We identified several AREs within the 3′UTR regions of human and murine IL12p35, IL12/23p40, and IL23p19 mRNAs, suggesting that these genes could be regulated at the posttranscriptional level. In a first set of experiments, we generated BM-derived DCs (BMDCs) from WT or TTP−/− mice to assess the impact of this ARE-binding protein on IL12 and IL23 production in response to TLR ligands such as LPS (TLR4 ligand). In comparison with their WT counterparts, TTP−/− BMDC cells produced fourfold higher levels of IL23. Although IL12p70 levels were also increased in TTP−/− BMDCs, the observed differences did not reach statistical significance (Fig. 1 A). In marked contrast, production of IL12/23p40 was comparable in both groups. We reached similar conclusions when BMDCs or macrophages were stimulated with TLR7/8 ligand (R848), TLR9 ligand (CpG), or an LPS+R848 combination (unpublished data). Next, we analyzed the impact of TTP on steady-state mRNA levels. In WT BMDCs, IL23p19 mRNA was rapidly and transiently expressed, reaching peak concentrations 2 h after stimulation before returning to near-baseline levels 6 h later. IL23p19 mRNA levels were strongly increased and maintained for a longer timeframe in TTP−/− cells. We also observed higher IL12p35 mRNA levels in TTP−/− versus WT BMDCs, but kinetics were similar in both groups. Finally, consistent with protein production, absence of TTP did not affect IL12/23p40 mRNA levels (Fig. 1 B).

To analyze the impact of APC-expressed TTP on IFN-γ and IL17 production, splenocytes from TLR4 KO mice were incubated in the presence of supernatants from control or LPS-activated TTP+/+ or TTP−/− BMDCs. Supernatants from LPS-stimulated TTP−/− BMDCs were found to promote increased IL17A and IFN-γ productions when compared with supernatants from their WT counterparts (Fig. 1 C). Addition of both anti-p40 and anti-p19 neutralizing antibodies blocked IL17 production, whereas only antibodies directed against p40 were able to inhibit IFN-γ production (Fig. 1 D), confirming the molecular identity and bioactivity of, respectively, IL23 and IL12 . Collectively, these results indicate that TTP is implicated in the negative regulation of IL23p19 and, to a lesser extent, of IL12p35 mRNA expression. In the absence of TTP, overproduction of bioactive IL23 and IL12 has a functional impact on the production of IL17 and IFN-γ, respectively.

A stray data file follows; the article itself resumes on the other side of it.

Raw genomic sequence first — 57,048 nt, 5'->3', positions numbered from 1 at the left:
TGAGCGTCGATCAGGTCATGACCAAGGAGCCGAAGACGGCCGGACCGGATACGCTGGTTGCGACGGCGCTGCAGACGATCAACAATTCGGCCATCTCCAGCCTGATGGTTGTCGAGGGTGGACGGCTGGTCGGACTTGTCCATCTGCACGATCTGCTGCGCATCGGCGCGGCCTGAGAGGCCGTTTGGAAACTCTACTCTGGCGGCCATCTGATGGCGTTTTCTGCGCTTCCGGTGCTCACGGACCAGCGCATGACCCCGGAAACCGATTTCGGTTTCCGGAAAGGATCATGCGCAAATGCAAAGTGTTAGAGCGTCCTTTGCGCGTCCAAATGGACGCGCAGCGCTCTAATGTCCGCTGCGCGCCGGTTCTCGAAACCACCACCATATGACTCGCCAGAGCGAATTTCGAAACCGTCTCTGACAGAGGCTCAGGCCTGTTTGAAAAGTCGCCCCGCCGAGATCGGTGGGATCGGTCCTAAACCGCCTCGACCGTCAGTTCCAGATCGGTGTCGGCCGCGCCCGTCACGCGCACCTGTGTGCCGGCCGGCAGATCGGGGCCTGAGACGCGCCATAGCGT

TTP regulates IL23p19 mRNA stability via multiple AREs within the 3′UTR

To assess the role of TTP in the control of IL12p35 and IL23p19 mRNA stability, we analyzed the mRNA half-lives of these subunits. Blockade of transcription by actinomycin D led to a rapid decay of IL12p35 mRNAs in both TTP+/+ and TTP−/− BMDCs, whereas IL12/23p40 and IL23p19 mRNA levels were found to be stable in both groups (unpublished data). To reveal an effect of TTP, we treated cells with actinomycin d and SB2202190, a p38-MAPK inhibitor used to abrogate the inhibitory action of p38-MAPK on TTP activation (Carballo et al., 2001). The presence of both inhibitors resulted in the rapid destabilization of IL23p19 mRNA, which was completely attributable to TTP. Addition of the p38-MAPK inhibitor further accelerated IL12p35 mRNA decay in a TTP-dependent manner but did not modify IL12/23p40 mRNA levels (Fig. 1 E).

The presence of AREs in the 3′UTRs is known to cause rapid decay of the corresponding mRNAs, resulting in a tightly controlled secretion of many inflammatory mediators (Anderson, 2008). Because IL23p19 mRNA contains five AREs within its 3′UTR (Fig. 1 H), we decided to evaluate the role of this region in the control of p19 mRNA degradation. Interestingly, four of these AREs were conserved in the 3′UTR region of the human IL23p19 mRNA, suggesting that they might play an important role. We cloned the p19 3′UTR immediately downstream of the mIL2 coding sequence and transfected this reporter construct into HEK-293 cells. mIL2 production was greatly reduced in cells transfected with the 3′UTRp19-containing plasmid, consistent with the notion that 3′UTRp19 displays regulatory functions (Fig. 1 F). Overexpression of TTP, but not of a truncated, inactive form of TTP (TTP NTD), led to a further decrease of IL2 production driven by the 3′UTRp19-containing plasmid (Fig. 1 F). Site-directed mutagenesis revealed that all five AREs had to be mutated to completely abrogate the destabilizing effect of TTP (Fig. 1 G). These results are consistent with recent observations from Qian et al. (2011) indicating that multiple AREs mediate IL23 mRNA instability in response to IFN-γ. TTP-mediated mRNA decay requires the recruitment of a poly(A) nuclease complex containing CAF1 (CCR4-associated factor 1; Zheng et al., 2008). We depleted CAF1 protein in RAW cells by knocking down the Cnot7 gene and observed increased LPS-induced IL23p19 mRNA expression in this condition (Fig. 1, I and J). We repeated these experiments in WT BMDCs and confirmed this trend. Importantly, IL23p19 mRNA expression was not enhanced upon CAF1 depletion in TTP−/− BMDCs. Collectively, our experiments confirm the direct role of TTP on IL23p19 mRNA decay through CAF1-dependent deadenylation and indicate that such a mechanism is critical to control IL23 production in LPS-stimulated BMDCs.

Dysregulated IL23 production in vivo is associated with enhanced IL17 and IL22 responses